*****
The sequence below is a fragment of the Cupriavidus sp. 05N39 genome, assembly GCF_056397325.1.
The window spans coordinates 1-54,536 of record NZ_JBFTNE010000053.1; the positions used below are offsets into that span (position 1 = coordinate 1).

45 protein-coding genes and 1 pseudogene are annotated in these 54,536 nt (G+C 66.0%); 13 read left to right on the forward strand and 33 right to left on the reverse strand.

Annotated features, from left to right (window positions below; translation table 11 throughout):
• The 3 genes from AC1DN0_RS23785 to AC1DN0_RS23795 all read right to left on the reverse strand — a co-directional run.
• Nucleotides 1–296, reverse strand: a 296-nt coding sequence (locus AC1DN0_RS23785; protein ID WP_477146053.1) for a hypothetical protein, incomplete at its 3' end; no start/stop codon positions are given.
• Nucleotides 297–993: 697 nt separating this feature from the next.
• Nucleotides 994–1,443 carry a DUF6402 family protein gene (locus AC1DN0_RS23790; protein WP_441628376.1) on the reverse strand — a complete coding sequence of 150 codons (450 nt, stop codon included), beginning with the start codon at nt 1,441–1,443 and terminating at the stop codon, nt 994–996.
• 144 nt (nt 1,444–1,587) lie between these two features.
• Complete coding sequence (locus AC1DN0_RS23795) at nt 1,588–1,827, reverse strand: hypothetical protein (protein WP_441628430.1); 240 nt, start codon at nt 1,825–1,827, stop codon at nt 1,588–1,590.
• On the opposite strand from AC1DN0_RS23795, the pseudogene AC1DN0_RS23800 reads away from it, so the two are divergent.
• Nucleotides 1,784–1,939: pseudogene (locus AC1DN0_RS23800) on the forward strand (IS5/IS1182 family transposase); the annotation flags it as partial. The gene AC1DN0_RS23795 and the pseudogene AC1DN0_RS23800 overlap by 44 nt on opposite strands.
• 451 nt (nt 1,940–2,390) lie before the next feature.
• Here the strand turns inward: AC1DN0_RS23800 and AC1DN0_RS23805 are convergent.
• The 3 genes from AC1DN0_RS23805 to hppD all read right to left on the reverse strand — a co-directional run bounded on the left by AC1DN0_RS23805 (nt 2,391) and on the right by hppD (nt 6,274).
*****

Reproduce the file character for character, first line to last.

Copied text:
The sequence below is a fragment of the Cupriavidus sp. 05N39 genome, assembly GCF_056397325.1.
The window spans coordinates 1-54,536 of record NZ_JBFTNE010000053.1; the positions used below are offsets into that span (position 1 = coordinate 1).

45 protein-coding genes and 1 pseudogene are annotated in these 54,536 nt (G+C 66.0%); 13 read left to right on the forward strand and 33 right to left on the reverse strand.

Annotated features, from left to right (window positions below; translation table 11 throughout):
• The 3 genes from AC1DN0_RS23785 to AC1DN0_RS23795 all read right to left on the reverse strand — a co-directional run.
• Nucleotides 1–296, reverse strand: a 296-nt coding sequence (locus AC1DN0_RS23785; protein ID WP_477146053.1) for a hypothetical protein, incomplete at its 3' end; no start/stop codon positions are given.
• Nucleotides 297–993: 697 nt separating this feature from the next.
• Nucleotides 994–1,443 carry a DUF6402 family protein gene (locus AC1DN0_RS23790; protein WP_441628376.1) on the reverse strand — a complete coding sequence of 150 codons (450 nt, stop codon included), beginning with the start codon at nt 1,441–1,443 and terminating at the stop codon, nt 994–996.
• 144 nt (nt 1,444–1,587) lie between these two features.
• Complete coding sequence (locus AC1DN0_RS23795) at nt 1,588–1,827, reverse strand: hypothetical protein (protein WP_441628430.1); 240 nt, start codon at nt 1,825–1,827, stop codon at nt 1,588–1,590.
• On the opposite strand from AC1DN0_RS23795, the pseudogene AC1DN0_RS23800 reads away from it, so the two are divergent.
• Nucleotides 1,784–1,939: pseudogene (locus AC1DN0_RS23800) on the forward strand (IS5/IS1182 family transposase); the annotation flags it as partial. The gene AC1DN0_RS23795 and the pseudogene AC1DN0_RS23800 overlap by 44 nt on opposite strands.
• 451 nt (nt 1,940–2,390) lie before the next feature.
• Here the strand turns inward: AC1DN0_RS23800 and AC1DN0_RS23805 are convergent.
• The 3 genes from AC1DN0_RS23805 to hppD all read right to left on the reverse strand — a co-directional run bounded on the left by AC1DN0_RS23805 (nt 2,391) and on the right by hppD (nt 6,274).